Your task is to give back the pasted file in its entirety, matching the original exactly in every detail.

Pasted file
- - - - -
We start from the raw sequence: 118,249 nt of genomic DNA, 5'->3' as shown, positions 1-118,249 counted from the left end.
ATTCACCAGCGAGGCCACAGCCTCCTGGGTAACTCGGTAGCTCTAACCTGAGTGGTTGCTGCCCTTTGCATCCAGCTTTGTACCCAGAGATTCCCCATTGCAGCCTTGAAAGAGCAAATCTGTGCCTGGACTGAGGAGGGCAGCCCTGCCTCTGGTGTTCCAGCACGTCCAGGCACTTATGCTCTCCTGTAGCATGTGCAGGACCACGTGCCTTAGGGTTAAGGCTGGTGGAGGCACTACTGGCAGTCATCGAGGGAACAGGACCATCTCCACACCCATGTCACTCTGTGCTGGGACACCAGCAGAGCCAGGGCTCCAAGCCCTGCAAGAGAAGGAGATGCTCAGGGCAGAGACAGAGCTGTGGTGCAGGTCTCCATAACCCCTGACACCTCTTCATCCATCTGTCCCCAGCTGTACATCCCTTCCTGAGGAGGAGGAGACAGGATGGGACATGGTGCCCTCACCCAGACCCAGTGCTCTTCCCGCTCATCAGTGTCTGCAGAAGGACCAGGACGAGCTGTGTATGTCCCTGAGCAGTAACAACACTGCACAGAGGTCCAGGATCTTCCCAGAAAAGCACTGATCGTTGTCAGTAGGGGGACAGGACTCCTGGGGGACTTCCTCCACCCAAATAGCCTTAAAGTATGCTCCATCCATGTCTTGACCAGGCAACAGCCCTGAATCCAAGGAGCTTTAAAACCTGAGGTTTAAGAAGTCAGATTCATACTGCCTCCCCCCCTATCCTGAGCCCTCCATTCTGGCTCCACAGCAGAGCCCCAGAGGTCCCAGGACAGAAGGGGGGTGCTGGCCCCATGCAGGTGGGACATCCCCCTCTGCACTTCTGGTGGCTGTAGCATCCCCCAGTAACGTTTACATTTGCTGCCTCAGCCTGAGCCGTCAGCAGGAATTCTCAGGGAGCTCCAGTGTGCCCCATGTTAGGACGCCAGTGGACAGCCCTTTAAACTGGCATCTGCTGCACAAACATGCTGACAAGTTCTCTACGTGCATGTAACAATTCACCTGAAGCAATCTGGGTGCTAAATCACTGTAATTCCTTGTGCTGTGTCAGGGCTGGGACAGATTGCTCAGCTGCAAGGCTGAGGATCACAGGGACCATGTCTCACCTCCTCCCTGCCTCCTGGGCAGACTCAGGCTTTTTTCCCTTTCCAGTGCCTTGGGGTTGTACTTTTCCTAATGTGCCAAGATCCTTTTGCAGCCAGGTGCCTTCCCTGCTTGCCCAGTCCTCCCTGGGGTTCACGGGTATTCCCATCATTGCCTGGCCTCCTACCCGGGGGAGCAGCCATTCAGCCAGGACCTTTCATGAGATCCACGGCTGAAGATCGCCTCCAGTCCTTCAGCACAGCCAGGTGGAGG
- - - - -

We start from the raw sequence: 118,249 nt of genomic DNA, 5'->3' as shown, positions 1-118,249 counted from the left end.
ATTCACCAGCGAGGCCACAGCCTCCTGGGTAACTCGGTAGCTCTAACCTGAGTGGTTGCTGCCCTTTGCATCCAGCTTTGTACCCAGAGATTCCCCATTGCAGCCTTGAAAGAGCAAATCTGTGCCTGGACTGAGGAGGGCAGCCCTGCCTCTGGTGTTCCAGCACGTCCAGGCACTTATGCTCTCCTGTAGCATGTGCAGGACCACGTGCCTTAGGGTTAAGGCTGGTGGAGGCACTACTGGCAGTCATCGAGGGAACAGGACCATCTCCACACCCATGTCACTCTGTGCTGGGACACCAGCAGAGCCAGGGCTCCAAGCCCTGCAAGAGAAGGAGATGCTCAGGGCAGAGACAGAGCTGTGGTGCAGGTCTCCATAACCCCTGACACCTCTTCATCCATCTGTCCCCAGCTGTACATCCCTTCCTGAGGAGGAGGAGACAGGATGGGACATGGTGCCCTCACCCAGACCCAGTGCTCTTCCCGCTCATCAGTGTCTGCAGAAGGACCAGGACGAGCTGTGTATGTCCCTGAGCAGTAACAACACTGCACAGAGGTCCAGGATCTTCCCAGAAAAGCACTGATCGTTGTCAGTAGGGGGACAGGACTCCTGGGGGACTTCCTCCACCCAAATAGCCTTAAAGTATGCTCCATCCATGTCTTGACCAGGCAACAGCCCTGAATCCAAGGAGCTTTAAAACCTGAGGTTTAAGAAGTCAGATTCATACTGCCTCCCCCCCTATCCTGAGCCCTCCATTCTGGCTCCACAGCAGAGCCCCAGAGGTCCCAGGACAGAAGGGGGGTGCTGGCCCCATGCAGGTGGGACATCCCCCTCTGCACTTCTGGTGGCTGTAGCATCCCCCAGTAACGTTTACATTTGCTGCCTCAGCCTGAGCCGTCAGCAGGAATTCTCAGGGAGCTCCAGTGTGCCCCATGTTAGGACGCCAGTGGACAGCCCTTTAAACTGGCATCTGCTGCACAAACATGCTGACAAGTTCTCTACGTGCATGTAACAATTCACCTGAAGCAATCTGGGTGCTAAATCACTGTAATTCCTTGTGCTGTGTCAGGGCTGGGACAGATTGCTCAGCTGCAAGGCTGAGGATCACAGGGACCATGTCTCACCTCCTCCCTGCCTCCTGGGCAGACTCAGGCTTTTTTCCCTTTCCAGTGCCTTGGGGTTGTACTTTTCCTAATGTGCCAAGATCCTTTTGCAGCCAGGTGCCTTCCCTGCTTGCCCAGTCCTCCCTGGGGTTCACGGGTATTCCCATCATTGCCTGGCCTCCTACCCGGGGGAGCAGCCATTCAGCCAGGACCTTTCATGAGATCCACGGCTGAAGATCGCCTCCAGTCCTTCAGCACAGCCAGGTGGAGG